The most famous meeting between Argentina and Uruguay remains the final of the inaugural World Cup in 1930. In Montevideo, in front of 70,000 supporters, Uruguay reversed a 2-1 half-time deficit to win the game 4-2, lifting what would later, in 1946, become known as the Jules Rimet trophy.
It was an occasion full of sub-plots and characters. Belgian referee Jean Langenus officiated ‘skilfully’ according to FIFA’s official history, and was ‘unfazed by the masses’ as he controlled the game in his cap and baggy trousers. One of his assistants, Ulises Saucedo, had actually coached Bolivia through the tournament alongside his own refereeing duties, before finding the time to run the line in the final.
On the pitch, Luis Monti – the chunky, square-jawed midfielder and future Juventus icon – was playing in the first of two finals. He’d represent a different country in each but played under threat of death in both. In 1930 from Uruguayan fans, keen to see the Argentinians defeated. In 1934 from Benito Mussolini, who saw in Monti’s adopted Italian side the perfect vehicle for his noxious fascism and was 'keen' to see them victorious.
The anecdotes from 1930 are secondary to that game’s singular truth, though: Uruguay were the sport’s first world champions and the rivalry between the two countries had its first really significant waypoint. But not its first history. Nor the first moment which would leave a lasting impact on the game.
While the sport had had to wait until 1930 for its first truly international tournament, football had an Olympic past which dated back to 1900. The first two competitions were hardly global. Three teams competed and the matches were contested between clubs representing their nation, rather than by players drawn from a national pool. Upton Park FC, under the banner of Great Britain, took gold in 1900, while Canada’s Galt FC finished top of the podium four years later.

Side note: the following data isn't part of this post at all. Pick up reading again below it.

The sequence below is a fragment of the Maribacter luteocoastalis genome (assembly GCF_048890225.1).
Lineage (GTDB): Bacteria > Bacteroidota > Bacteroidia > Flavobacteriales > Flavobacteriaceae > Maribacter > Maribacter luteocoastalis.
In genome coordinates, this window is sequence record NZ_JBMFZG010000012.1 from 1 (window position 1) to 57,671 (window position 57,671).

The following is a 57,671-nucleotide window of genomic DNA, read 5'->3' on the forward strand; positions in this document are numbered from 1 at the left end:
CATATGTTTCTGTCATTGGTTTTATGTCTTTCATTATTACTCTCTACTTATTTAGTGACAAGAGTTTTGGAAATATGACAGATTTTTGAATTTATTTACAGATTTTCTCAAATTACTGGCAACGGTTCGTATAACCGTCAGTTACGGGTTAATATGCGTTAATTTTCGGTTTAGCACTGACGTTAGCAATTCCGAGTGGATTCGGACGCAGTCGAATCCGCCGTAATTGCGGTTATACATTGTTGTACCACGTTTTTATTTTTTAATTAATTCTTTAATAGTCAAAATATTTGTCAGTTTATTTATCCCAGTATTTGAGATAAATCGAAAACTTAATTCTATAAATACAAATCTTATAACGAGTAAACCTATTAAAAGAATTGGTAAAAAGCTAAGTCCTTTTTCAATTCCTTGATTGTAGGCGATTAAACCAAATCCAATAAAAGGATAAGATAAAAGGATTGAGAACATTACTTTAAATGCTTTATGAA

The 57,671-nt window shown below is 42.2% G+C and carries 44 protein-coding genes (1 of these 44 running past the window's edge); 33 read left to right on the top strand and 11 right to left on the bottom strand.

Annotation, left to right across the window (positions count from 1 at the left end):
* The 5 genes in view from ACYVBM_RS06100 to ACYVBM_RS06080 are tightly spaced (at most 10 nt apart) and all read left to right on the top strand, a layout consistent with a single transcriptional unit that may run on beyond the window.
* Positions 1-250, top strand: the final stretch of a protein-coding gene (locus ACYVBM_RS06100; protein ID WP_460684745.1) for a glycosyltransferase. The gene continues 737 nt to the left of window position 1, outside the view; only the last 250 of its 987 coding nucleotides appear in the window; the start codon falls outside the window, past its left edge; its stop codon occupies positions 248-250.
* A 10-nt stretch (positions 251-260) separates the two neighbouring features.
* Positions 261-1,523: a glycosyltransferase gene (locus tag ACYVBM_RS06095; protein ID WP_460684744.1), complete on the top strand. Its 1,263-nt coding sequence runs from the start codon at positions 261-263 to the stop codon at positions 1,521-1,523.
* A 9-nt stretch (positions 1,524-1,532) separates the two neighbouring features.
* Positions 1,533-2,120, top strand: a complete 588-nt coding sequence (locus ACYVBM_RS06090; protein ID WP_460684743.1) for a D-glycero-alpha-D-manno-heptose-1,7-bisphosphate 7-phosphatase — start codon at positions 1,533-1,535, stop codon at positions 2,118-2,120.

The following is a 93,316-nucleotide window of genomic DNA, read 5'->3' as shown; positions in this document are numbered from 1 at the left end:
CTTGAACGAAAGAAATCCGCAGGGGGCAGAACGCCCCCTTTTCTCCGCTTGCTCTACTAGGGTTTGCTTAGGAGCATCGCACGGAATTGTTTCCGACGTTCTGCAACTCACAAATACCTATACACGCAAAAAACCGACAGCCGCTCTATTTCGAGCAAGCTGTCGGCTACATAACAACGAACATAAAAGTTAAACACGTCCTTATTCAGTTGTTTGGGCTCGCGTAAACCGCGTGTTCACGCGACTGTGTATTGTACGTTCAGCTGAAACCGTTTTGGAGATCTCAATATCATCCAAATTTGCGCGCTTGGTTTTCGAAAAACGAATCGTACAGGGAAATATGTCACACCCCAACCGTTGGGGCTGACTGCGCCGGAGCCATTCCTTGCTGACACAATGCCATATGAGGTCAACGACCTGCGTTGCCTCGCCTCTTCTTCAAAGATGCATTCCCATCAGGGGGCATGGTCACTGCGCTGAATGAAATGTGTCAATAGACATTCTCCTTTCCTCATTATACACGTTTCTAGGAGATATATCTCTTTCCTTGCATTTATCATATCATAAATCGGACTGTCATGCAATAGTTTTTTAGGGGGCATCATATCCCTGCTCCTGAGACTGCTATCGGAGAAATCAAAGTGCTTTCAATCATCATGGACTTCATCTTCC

By 1924, three teams had risen to 12 and the tournament was a much broader affair. The game remained at different stages of evolution (and professionalism) around the world, though, and the first round in Paris captured those disparities: of the six matches played, half were decided by margins of five goals or more. Hungary gave Poland a 5-0 whipping, Uruguay trampled Yugoslavia 7-0, and Switzerland humbled Lithuania with nine unanswered goals.
The Uruguayans would triumph. They began with that demolition of the Yugoslavs, with an audience of just 1,000 spectators, knocked out the United States, France and Holland, and then defeated the Swiss 3-0 in the final in front of 41,000. In itself it was a remarkable story. The prelude to which involved the South Americans travelling to Europe in spartan third-class conditions, taking a day-long train journey from Spain to France, and having to pay for the trip by playing nine different friendlies against Spanish club sides.
At first, Uruguay’s success was embraced in their home continent. They had won their Olympic gold with an evolved style of play and their superiority reflected well on Argentina, too, whose game was built upon shared tenets of expression, fluidity and flair, and which had by that time forked away from English fundamentalism.